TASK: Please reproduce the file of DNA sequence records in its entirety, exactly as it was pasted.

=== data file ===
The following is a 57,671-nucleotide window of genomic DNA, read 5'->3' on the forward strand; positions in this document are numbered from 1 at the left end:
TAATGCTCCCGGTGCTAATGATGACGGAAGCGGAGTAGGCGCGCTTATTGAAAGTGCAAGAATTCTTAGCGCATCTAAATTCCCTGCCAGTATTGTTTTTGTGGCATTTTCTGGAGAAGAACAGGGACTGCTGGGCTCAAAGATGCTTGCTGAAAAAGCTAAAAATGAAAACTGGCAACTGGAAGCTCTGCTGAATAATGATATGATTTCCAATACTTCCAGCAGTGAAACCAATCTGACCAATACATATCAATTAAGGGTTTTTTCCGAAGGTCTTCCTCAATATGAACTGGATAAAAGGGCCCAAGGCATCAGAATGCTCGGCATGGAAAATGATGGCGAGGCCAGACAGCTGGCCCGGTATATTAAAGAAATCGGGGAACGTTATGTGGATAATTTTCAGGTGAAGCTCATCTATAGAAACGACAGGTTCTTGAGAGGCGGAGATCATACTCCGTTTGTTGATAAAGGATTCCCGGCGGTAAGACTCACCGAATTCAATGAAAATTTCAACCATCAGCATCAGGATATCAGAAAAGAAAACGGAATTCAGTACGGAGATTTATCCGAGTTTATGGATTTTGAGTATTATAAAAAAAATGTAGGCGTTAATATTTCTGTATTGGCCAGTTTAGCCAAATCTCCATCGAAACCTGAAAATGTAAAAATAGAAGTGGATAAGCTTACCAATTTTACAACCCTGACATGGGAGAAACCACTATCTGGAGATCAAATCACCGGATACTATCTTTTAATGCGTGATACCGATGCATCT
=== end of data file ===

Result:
The following is a 57,671-nucleotide window of genomic DNA, read 5'->3' on the forward strand; positions in this document are numbered from 1 at the left end:
TAATGCTCCCGGTGCTAATGATGACGGAAGCGGAGTAGGCGCGCTTATTGAAAGTGCAAGAATTCTTAGCGCATCTAAATTCCCTGCCAGTATTGTTTTTGTGGCATTTTCTGGAGAAGAACAGGGACTGCTGGGCTCAAAGATGCTTGCTGAAAAAGCTAAAAATGAAAACTGGCAACTGGAAGCTCTGCTGAATAATGATATGATTTCCAATACTTCCAGCAGTGAAACCAATCTGACCAATACATATCAATTAAGGGTTTTTTCCGAAGGTCTTCCTCAATATGAACTGGATAAAAGGGCCCAAGGCATCAGAATGCTCGGCATGGAAAATGATGGCGAGGCCAGACAGCTGGCCCGGTATATTAAAGAAATCGGGGAACGTTATGTGGATAATTTTCAGGTGAAGCTCATCTATAGAAACGACAGGTTCTTGAGAGGCGGAGATCATACTCCGTTTGTTGATAAAGGATTCCCGGCGGTAAGACTCACCGAATTCAATGAAAATTTCAACCATCAGCATCAGGATATCAGAAAAGAAAACGGAATTCAGTACGGAGATTTATCCGAGTTTATGGATTTTGAGTATTATAAAAAAAATGTAGGCGTTAATATTTCTGTATTGGCCAGTTTAGCCAAATCTCCATCGAAACCTGAAAATGTAAAAATAGAAGTGGATAAGCTTACCAATTTTACAACCCTGACATGGGAGAAACCACTATCTGGAGATCAAATCACCGGATACTATCTTTTAATGCGTGATACCGATGCATCT